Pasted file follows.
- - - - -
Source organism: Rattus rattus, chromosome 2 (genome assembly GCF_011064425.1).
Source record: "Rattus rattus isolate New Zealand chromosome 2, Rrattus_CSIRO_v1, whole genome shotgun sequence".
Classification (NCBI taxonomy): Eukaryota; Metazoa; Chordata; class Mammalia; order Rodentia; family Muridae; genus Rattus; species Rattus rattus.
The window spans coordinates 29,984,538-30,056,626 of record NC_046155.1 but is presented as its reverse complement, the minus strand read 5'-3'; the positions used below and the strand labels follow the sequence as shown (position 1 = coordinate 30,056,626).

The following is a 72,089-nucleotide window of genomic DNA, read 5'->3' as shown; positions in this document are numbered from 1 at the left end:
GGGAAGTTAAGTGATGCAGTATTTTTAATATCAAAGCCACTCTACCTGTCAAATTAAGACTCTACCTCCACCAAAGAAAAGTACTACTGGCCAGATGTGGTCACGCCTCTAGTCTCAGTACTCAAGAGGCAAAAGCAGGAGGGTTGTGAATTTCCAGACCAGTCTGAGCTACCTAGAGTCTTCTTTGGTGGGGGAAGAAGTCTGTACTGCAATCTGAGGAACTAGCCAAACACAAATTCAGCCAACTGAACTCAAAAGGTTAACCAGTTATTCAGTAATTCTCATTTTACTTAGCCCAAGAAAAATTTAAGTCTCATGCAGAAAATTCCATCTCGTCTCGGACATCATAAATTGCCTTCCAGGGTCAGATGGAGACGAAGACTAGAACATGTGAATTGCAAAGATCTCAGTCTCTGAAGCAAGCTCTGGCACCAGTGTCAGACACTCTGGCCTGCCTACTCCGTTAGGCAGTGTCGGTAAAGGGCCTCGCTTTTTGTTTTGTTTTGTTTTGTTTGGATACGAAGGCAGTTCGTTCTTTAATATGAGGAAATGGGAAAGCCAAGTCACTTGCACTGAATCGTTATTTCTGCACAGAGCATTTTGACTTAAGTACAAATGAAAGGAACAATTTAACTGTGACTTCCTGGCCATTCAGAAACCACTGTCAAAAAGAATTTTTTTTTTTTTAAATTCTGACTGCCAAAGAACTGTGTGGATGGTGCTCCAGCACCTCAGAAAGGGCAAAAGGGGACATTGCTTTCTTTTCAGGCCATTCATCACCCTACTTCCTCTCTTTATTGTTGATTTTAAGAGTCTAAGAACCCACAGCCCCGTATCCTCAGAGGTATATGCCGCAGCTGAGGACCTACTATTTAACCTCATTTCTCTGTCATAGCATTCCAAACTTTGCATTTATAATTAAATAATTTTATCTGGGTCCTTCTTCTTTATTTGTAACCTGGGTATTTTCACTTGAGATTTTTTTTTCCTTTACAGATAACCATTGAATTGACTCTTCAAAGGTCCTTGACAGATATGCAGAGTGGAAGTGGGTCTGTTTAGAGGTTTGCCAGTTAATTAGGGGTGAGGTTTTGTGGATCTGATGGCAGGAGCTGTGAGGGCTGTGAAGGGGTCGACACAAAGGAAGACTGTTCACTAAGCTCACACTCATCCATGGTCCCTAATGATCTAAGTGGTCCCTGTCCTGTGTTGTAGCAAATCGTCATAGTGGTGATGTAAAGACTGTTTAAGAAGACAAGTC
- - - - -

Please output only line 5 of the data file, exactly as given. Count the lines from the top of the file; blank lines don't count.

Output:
The following is a 72,089-nucleotide window of genomic DNA, read 5'->3' as shown; positions in this document are numbered from 1 at the left end: